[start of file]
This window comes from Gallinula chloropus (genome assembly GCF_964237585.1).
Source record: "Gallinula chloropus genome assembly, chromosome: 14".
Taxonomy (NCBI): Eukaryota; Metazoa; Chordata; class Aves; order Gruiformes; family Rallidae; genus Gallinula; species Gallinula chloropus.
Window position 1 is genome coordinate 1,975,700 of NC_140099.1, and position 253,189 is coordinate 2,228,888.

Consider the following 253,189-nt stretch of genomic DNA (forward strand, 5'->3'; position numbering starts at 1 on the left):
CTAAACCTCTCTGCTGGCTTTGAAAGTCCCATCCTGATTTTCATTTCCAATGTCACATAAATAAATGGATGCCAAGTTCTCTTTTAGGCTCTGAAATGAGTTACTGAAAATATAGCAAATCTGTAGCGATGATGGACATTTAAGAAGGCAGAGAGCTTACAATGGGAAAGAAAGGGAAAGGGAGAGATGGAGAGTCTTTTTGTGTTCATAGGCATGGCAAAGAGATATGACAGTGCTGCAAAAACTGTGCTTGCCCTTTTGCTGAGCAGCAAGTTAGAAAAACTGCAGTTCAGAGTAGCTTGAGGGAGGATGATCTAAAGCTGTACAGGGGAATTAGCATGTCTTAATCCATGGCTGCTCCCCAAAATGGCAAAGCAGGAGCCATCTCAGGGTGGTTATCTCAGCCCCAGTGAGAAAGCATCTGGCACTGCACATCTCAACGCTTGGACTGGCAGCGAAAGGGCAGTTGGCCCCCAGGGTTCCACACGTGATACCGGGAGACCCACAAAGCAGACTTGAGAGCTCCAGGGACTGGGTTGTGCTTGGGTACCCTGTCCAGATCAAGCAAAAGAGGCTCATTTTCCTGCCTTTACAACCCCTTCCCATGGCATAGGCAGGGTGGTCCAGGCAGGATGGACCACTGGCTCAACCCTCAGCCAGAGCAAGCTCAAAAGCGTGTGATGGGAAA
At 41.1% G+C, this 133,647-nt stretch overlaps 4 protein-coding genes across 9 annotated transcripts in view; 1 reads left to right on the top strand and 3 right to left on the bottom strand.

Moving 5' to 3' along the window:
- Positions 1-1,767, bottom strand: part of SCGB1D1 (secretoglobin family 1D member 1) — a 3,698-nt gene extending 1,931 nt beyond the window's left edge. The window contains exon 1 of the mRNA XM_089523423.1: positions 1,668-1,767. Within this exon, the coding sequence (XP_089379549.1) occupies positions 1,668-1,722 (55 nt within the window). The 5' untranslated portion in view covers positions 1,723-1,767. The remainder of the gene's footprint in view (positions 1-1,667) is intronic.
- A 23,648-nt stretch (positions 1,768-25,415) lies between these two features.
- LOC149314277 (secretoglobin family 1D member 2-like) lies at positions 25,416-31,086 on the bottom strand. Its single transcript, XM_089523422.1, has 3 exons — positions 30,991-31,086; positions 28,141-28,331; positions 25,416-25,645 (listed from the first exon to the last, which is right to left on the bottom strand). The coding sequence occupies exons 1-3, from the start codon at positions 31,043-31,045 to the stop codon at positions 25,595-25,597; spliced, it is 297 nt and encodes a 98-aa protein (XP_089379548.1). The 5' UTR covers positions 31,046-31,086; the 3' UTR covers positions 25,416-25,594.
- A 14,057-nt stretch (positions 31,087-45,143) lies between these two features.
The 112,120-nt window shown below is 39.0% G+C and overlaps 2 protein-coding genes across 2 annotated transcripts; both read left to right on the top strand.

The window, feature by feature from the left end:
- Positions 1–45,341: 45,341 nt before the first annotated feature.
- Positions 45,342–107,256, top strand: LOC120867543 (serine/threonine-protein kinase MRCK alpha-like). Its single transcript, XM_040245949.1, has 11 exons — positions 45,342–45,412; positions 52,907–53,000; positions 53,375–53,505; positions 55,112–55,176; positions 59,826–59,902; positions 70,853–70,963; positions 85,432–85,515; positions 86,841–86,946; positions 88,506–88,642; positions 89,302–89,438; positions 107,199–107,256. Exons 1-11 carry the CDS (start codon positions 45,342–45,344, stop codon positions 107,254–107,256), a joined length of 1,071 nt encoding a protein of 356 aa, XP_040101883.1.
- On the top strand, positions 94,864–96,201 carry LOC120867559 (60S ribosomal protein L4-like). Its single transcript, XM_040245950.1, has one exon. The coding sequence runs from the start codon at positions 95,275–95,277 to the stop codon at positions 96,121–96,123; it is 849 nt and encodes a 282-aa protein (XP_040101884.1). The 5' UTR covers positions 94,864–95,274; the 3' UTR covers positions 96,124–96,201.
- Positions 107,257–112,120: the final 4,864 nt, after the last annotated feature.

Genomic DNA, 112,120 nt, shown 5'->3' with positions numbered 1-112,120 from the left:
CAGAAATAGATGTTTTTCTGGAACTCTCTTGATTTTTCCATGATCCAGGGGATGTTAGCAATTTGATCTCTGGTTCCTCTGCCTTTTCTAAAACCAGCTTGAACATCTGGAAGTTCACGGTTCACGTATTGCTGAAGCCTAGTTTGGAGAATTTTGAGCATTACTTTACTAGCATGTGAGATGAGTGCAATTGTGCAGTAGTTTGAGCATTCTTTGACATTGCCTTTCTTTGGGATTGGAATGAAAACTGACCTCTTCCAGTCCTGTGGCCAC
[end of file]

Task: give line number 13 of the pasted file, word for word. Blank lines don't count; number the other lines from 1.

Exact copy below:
The 112,120-nt window shown below is 39.0% G+C and overlaps 2 protein-coding genes across 2 annotated transcripts; both read left to right on the top strand.